Egle Ulcickaite (b. 1989) is a doctoral student at the Vilnius Academy of Arts, a lecturer at the Chair of Painting, and a participant of various art residency programmes. Her paintings of subdued tones feature details of domestic scenes, interior elements, landscapes and portraits. Through these motifs of daily life the painter approaches the main target of her creative search – time. In Ulcickaite’s paintings time acquires a psychological dimension – its problematic is reflected in the context of human experiences. In her works Eglė turns to the recent past, the Soviet period. Born on the threshold of independence, but still in Soviet Lithuania, the painter does not have a conscious experience of that epoch and cannot remember her early experiences. However, her current living environment is full of signs from that time, which, although not really familiar to the artist, provoke a strange collectively transferred feeling of nostalgia.
Thus, Ulcickaite gets down to analysing her situation in the context of the lost time. Making use of the ideas of psychoanalysis, she seeks to discover these signs of time, these traumatising foreign substances, in her environment, and tame them. In this way, once customary attributes of life (for example, a window of a cashier’s booth in a corridor of an institution) become exotic objects in contemporary culture, a kind of museum artefacts that have lost their functions. The exoticisation of the represented object creates a distance that is missing in daily life, and alongside, a possibility to reevaluate the past and its relics.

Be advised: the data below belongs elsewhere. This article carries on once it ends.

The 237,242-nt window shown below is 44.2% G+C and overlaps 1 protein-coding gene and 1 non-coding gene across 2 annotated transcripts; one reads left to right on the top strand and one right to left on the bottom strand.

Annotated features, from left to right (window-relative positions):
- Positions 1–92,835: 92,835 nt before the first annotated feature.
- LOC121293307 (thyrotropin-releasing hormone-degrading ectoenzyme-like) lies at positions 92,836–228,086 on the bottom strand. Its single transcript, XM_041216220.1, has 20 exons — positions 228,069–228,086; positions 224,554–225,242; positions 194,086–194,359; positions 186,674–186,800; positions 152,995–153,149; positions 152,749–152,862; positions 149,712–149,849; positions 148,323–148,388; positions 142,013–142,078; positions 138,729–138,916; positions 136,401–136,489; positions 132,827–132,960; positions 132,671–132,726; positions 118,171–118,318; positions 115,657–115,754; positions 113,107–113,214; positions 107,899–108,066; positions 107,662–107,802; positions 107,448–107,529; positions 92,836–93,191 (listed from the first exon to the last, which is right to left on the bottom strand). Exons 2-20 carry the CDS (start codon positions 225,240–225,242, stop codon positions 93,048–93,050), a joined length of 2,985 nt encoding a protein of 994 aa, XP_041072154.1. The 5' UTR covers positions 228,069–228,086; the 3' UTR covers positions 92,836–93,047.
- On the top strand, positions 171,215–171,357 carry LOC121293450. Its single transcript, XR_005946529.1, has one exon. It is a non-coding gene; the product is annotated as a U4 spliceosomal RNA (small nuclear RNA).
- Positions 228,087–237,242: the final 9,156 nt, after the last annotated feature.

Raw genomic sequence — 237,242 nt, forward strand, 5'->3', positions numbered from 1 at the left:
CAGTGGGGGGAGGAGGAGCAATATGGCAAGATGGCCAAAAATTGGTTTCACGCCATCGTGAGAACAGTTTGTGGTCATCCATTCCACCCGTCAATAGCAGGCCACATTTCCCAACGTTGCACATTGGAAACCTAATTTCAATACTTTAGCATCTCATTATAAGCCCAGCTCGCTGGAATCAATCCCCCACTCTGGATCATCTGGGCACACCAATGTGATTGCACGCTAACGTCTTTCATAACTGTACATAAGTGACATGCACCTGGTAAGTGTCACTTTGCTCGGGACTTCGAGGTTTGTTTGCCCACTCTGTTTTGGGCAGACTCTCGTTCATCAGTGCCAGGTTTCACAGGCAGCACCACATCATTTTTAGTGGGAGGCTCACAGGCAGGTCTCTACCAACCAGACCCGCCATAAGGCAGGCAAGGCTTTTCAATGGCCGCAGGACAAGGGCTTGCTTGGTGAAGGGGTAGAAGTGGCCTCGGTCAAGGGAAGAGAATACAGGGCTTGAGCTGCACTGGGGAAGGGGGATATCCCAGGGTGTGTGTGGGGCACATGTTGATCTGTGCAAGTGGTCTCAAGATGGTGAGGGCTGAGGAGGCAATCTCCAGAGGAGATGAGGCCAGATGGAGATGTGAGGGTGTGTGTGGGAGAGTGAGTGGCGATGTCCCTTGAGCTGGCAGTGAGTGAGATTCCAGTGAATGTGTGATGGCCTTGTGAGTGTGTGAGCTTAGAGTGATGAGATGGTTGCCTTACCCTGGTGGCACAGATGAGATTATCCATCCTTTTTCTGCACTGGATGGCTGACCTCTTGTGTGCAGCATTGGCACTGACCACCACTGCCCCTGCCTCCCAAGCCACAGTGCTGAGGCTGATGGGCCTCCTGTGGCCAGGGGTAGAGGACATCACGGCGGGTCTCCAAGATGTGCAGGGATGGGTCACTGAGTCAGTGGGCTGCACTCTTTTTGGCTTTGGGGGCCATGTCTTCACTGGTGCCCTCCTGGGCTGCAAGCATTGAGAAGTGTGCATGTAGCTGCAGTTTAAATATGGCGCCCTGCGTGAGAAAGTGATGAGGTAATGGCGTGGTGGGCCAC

Ulcickaite’s works are autobiographical and based on her own experiences, but they also reflect the general mood of the young generation. Born at the time of political shift, they actively look for reference points in their past, even if that past is fragmentary, and its narratives are fictitious and not authentic. Alongside, she doubts the credibility of collective memory and asserts the idea of collective fantasy and the notion of history as a fake.